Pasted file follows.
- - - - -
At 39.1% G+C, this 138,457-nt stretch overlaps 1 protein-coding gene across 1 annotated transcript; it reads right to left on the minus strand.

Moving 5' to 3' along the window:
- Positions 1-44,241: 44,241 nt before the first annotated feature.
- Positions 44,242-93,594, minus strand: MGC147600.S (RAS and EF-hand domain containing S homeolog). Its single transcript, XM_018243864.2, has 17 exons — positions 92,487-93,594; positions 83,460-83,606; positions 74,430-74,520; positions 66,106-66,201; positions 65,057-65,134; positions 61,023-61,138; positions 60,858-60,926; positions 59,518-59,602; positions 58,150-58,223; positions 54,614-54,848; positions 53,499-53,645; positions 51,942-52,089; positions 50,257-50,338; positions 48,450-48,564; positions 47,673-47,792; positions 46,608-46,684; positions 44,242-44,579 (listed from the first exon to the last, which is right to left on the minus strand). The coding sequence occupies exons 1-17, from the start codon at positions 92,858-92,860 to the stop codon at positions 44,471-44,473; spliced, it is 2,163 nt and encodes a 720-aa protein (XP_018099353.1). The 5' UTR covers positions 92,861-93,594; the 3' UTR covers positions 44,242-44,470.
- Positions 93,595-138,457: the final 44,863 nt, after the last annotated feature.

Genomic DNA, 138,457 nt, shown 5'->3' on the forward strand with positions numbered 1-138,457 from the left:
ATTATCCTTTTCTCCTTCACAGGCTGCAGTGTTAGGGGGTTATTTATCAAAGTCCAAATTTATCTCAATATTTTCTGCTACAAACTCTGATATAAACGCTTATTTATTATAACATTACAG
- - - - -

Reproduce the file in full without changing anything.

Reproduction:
At 39.1% G+C, this 138,457-nt stretch overlaps 1 protein-coding gene across 1 annotated transcript; it reads right to left on the minus strand.

Moving 5' to 3' along the window:
- Positions 1-44,241: 44,241 nt before the first annotated feature.
- Positions 44,242-93,594, minus strand: MGC147600.S (RAS and EF-hand domain containing S homeolog). Its single transcript, XM_018243864.2, has 17 exons — positions 92,487-93,594; positions 83,460-83,606; positions 74,430-74,520; positions 66,106-66,201; positions 65,057-65,134; positions 61,023-61,138; positions 60,858-60,926; positions 59,518-59,602; positions 58,150-58,223; positions 54,614-54,848; positions 53,499-53,645; positions 51,942-52,089; positions 50,257-50,338; positions 48,450-48,564; positions 47,673-47,792; positions 46,608-46,684; positions 44,242-44,579 (listed from the first exon to the last, which is right to left on the minus strand). The coding sequence occupies exons 1-17, from the start codon at positions 92,858-92,860 to the stop codon at positions 44,471-44,473; spliced, it is 2,163 nt and encodes a 720-aa protein (XP_018099353.1). The 5' UTR covers positions 92,861-93,594; the 3' UTR covers positions 44,242-44,470.
- Positions 93,595-138,457: the final 44,863 nt, after the last annotated feature.

Genomic DNA, 138,457 nt, shown 5'->3' on the forward strand with positions numbered 1-138,457 from the left:
ATTATCCTTTTCTCCTTCACAGGCTGCAGTGTTAGGGGGTTATTTATCAAAGTCCAAATTTATCTCAATATTTTCTGCTACAAACTCTGATATAAACGCTTATTTATTATAACATTACAG